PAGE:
Jennifer Frey

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Antidote to Tennis's Woes: Andre Agassi

By Jennifer Frey
Washington Post Staff Writer
Sunday, June 29, 1997; Page D1

WIMBLEDON, England— Andre Agassi reportedly is still in London, more than a week after he made a last-minute withdrawal from Wimbledon, disappointing legions of fans in the process. Word has it that his wife—actress Brooke Shields—is here on location, and he stayed to keep her company.

If that's the case—and no one is saying, for sure—then Agassi has kept a low profile. Then again, Agassi has become adept at keeping himself scarce since his top-secret wedding to Shields in April. In the aftermath of that event, little has been seen or heard from Agassi, who was once the tour's greatest showman, a player that drew fans for his substance and his style. Yes, he played great tennis. But he also provided great theater.

On a week when Wimbledon was plagued by both rain and disappointing performances by several of its American stars—No. 1 Pete Sampras being the notable exception—Agassi's absence was only more noticeable. There is no better way to describe it than to listen to Sampras, the sport's greatest player, who unabashedly appealed for Agassi's return.

"The game definitely needs him," Sampras said at the start of Wimbledon. "He is missed by the whole of tennis. I don't really know what is going on with him."

Sampras is not alone in his confusion. Everyone wants to know what's going on with Agassi. Has he lost his drive at the age of 27? Is he ever going to mount a serious comeback? And, most important, can he return to being the player that he once was?

The official reason for Agassi's withdrawal from Wimbledon is a sore wrist, which has kept him out of tournaments since early April. His next scheduled appearance is in Washington at the Legg Mason Classic in mid-July. His people say he expects to be there. Tennis—especially American men's tennis—should certainly hope that is the case.

The last time Agassi played the Legg Mason, two summers ago, marked the middle of the greatest run of his career. He was amazing to watch that year—so dedicated, so hard-working, so focused, so on top of his game. It was as if Agassi had been transformed, as if he had awakened one morning and realized that he was sitting on this tremendous potential, then set out to do everything he could to make the most of it.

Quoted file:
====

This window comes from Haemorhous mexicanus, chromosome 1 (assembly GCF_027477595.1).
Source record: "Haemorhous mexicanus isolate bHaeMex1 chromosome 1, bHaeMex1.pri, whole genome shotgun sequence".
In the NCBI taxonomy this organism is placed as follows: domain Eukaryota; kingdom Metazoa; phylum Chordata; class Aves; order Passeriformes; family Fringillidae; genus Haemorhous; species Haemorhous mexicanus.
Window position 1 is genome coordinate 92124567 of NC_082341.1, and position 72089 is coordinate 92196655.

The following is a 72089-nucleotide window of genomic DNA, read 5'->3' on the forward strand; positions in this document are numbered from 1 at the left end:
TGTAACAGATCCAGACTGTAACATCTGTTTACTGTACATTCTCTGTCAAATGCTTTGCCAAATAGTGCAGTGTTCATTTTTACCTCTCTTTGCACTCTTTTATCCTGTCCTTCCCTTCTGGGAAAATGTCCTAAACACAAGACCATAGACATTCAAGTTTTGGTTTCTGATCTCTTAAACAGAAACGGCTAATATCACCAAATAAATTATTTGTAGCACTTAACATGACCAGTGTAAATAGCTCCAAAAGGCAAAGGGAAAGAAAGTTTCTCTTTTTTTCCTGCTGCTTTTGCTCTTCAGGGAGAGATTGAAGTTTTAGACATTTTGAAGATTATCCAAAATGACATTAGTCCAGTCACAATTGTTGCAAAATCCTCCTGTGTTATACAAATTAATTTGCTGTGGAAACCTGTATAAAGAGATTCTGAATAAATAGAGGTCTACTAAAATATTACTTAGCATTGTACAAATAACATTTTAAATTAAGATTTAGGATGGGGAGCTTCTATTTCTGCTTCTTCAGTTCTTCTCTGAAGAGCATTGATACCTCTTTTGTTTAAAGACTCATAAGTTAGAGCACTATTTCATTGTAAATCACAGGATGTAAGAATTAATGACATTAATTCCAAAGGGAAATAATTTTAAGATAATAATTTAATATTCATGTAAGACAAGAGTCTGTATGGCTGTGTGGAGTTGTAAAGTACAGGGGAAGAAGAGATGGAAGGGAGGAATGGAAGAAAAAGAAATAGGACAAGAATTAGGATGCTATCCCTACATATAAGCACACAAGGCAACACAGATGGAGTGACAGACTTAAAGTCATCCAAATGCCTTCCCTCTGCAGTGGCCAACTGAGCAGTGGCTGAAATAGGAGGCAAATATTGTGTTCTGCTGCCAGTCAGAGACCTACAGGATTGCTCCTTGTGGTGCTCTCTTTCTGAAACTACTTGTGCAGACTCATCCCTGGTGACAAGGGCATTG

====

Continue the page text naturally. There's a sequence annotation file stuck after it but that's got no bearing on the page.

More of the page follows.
Big-name players have made a habit of visiting the Legg Mason for perhaps a day or so, losing (without much effort) in the early rounds and departing the vicious Washington heat before they had to work up too much of a sweat. Agassi was having none of that in July 1995, the summer he was No. 1 in the world, the summer he wanted to win anything—everything—so badly that he threw up in the flower pots in the corner of the FitzGerald Tennis Center in the final against Stefan Edberg, yet refused to quit.

"He had such an incredible summer—won four tournaments, had a 26-match winning streak, put everything into his tennis," Tom Gullikson, the U.S. Davis Cup captain, said of Agassi's play in 1995. "He was so motivated, practicing so many hours a day, working so very hard, and that was something new for him, really. He hadn't been able to sustain that type of commitment before, but then he was, and he was so eager, and you could just see he was loving what he was doing."

Then came the U.S. Open. For both men's and women's tennis, the 1995 U.S. Open was a watershed moment, an event when the game seemed to be at its pinnacle. For the women, Monica Seles met her greatest rival, Steffi Graf, in a final that marked their first meeting since a Graf fan stabbed Seles, sending her out of the game for more than two years.

And on the men's side, tennis had its first great rivalry in what seemed like ages, Sampras vs. Agassi, the two so different in looks, style and attitude that they had inspired their own rivalry-based commercials. Sampras still remembers that final vividly, the fierceness of the battle, the tension on the court, and the way the crowd was so excited—almost electric—when they walked on the court.

"I kind of felt like a heavyweight fighter," Sampras said. "And I really haven't felt that too much in my career."

Sampras won in a knock-down, drag-out four-set battle that included one of the longest, most fascinating points in U.S. Open history. He went on regain the No. 1 ranking while Agassi seemed to deflate, his play yet to return to the level that it was that marvelous summer.

"That loss to Pete in the final was really pretty devastating," Gullikson said, "and I don't think Andre's been the same since. To him, he'd never put that kind of application into something and not succeeded. It was the first time he went really all out and didn't win. Sampras got the big prize, and I think that was really hard on Andre."

Agassi had a few shining moments in 1996—he won the Lipton in Key Biscayne, Fla., and also won the Olympic gold medal (albeit with many of the top players, Sampras among them, not entered in the competition). He made it to the semifinals of the first event he played in 1997, in San Jose, but has had a disastrous (and injury-fraught) year since.

A few months ago, shortly before the wrist injury, and before the wedding, Gullikson coached Agassi in the quarterfinal round of the Davis Cup, and Agassi helped the United States beat the Netherlands with victories in both his singles' matches. Agassi talked to Gullikson about his plans then, and what he said, according to Gullikson, is that he really wants to get back to the top.

"My sense is he really, really wants to make a good run at it," Gullikson said.

Gullikson certainly hopes so. So does Sampras, who wants Agassi back because "Andre makes me a better player." And so, too, should we all.

Copyright 1997 The Associated Press

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